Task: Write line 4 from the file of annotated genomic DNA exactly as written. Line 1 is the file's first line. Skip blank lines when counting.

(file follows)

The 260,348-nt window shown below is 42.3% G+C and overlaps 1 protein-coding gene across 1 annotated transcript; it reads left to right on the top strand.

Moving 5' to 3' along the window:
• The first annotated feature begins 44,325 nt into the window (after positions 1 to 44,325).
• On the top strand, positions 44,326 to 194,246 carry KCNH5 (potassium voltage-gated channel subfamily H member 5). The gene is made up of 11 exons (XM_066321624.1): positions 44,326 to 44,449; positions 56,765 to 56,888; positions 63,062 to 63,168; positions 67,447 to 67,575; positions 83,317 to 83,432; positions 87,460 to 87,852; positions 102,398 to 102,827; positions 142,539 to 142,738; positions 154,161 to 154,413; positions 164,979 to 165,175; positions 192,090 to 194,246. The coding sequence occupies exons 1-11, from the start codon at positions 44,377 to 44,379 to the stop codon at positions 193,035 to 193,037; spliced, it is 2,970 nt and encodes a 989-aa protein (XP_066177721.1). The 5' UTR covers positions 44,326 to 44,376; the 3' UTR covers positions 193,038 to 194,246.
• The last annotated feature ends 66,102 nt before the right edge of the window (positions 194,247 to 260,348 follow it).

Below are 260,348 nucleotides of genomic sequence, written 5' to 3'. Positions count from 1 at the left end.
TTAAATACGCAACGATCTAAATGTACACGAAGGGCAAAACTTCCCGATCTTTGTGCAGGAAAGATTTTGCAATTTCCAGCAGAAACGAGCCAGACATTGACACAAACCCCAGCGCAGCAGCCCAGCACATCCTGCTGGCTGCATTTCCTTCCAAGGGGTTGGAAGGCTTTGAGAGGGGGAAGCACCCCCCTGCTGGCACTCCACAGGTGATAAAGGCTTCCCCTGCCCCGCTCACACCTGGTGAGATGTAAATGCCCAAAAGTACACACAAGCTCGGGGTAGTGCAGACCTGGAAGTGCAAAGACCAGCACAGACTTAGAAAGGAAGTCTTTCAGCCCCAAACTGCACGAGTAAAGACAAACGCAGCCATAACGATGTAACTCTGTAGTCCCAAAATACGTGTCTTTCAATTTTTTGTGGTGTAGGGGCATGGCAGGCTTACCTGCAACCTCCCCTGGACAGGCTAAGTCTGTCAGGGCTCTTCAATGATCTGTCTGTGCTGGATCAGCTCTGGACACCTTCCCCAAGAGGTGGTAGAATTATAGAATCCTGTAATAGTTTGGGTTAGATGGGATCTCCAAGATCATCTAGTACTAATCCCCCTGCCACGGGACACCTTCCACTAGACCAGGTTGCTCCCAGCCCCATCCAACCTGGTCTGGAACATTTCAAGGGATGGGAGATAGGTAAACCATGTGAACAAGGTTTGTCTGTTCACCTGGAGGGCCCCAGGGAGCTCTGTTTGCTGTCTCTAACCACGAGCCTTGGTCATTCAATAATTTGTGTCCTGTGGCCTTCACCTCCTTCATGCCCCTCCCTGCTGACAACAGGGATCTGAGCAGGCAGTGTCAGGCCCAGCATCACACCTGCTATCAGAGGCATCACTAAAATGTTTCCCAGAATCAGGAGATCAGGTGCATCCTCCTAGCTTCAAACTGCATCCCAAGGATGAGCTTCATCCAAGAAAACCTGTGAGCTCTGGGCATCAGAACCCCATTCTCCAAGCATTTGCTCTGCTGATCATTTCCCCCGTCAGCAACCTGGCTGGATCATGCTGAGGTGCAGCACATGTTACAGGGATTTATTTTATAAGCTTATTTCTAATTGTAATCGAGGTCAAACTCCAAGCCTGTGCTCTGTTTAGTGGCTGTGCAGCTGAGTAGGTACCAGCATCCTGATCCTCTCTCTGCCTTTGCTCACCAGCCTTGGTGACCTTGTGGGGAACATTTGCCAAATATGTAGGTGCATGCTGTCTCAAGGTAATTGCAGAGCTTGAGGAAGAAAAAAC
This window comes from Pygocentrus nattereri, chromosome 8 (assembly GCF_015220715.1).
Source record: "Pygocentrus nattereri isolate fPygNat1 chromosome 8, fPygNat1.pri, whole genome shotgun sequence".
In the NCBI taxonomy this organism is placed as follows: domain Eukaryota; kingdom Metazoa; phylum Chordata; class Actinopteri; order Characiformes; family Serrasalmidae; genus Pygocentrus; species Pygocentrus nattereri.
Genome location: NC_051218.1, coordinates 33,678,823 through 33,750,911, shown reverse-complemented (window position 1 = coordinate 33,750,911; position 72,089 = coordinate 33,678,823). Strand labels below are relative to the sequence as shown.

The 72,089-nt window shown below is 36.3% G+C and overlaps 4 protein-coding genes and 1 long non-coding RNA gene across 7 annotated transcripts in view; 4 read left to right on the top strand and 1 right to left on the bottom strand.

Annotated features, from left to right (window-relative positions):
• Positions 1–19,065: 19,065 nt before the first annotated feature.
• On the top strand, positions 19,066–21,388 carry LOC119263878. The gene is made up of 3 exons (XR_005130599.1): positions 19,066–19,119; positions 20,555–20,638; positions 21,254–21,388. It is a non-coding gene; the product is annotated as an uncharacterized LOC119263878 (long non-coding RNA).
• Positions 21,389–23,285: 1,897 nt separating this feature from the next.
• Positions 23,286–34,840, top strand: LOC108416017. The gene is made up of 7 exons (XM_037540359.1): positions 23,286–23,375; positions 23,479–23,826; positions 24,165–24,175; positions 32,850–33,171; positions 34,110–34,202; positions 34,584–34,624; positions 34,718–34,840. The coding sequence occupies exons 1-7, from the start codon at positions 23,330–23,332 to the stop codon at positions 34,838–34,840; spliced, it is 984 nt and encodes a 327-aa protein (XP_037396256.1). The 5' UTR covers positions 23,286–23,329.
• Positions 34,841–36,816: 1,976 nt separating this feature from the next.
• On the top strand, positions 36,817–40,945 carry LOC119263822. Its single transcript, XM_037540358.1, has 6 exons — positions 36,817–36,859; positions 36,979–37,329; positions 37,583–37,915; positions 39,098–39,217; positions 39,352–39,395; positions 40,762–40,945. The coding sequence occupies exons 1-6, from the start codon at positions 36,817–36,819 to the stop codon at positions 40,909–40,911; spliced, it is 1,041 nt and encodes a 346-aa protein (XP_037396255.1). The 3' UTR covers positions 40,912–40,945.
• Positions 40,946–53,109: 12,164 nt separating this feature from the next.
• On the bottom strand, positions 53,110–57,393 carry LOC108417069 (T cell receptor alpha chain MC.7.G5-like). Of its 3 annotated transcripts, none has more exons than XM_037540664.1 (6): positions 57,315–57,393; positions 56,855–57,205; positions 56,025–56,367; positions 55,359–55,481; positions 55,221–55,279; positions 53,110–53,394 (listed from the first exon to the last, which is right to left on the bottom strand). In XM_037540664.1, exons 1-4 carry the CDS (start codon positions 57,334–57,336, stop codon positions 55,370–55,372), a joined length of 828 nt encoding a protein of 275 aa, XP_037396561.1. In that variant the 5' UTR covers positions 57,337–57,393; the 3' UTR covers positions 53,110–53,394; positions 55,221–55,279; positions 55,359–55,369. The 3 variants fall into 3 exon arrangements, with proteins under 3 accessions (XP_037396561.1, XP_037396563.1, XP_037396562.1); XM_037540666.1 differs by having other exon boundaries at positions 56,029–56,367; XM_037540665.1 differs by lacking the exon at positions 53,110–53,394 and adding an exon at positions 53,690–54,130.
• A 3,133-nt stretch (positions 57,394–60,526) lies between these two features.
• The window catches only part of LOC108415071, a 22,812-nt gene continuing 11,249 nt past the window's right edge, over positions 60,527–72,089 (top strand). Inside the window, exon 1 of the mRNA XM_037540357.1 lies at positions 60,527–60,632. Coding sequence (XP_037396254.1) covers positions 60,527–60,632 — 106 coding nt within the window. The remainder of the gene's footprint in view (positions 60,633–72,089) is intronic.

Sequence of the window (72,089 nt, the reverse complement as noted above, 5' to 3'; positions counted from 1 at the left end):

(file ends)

• On the top strand, positions 44,326 to 194,246 carry KCNH5 (potassium voltage-gated channel subfamily H member 5). The gene is made up of 11 exons (XM_066321624.1): positions 44,326 to 44,449; positions 56,765 to 56,888; positions 63,062 to 63,168; positions 67,447 to 67,575; positions 83,317 to 83,432; positions 87,460 to 87,852; positions 102,398 to 102,827; positions 142,539 to 142,738; positions 154,161 to 154,413; positions 164,979 to 165,175; positions 192,090 to 194,246. The coding sequence occupies exons 1-11, from the start codon at positions 44,377 to 44,379 to the stop codon at positions 193,035 to 193,037; spliced, it is 2,970 nt and encodes a 989-aa protein (XP_066177721.1). The 5' UTR covers positions 44,326 to 44,376; the 3' UTR covers positions 193,038 to 194,246.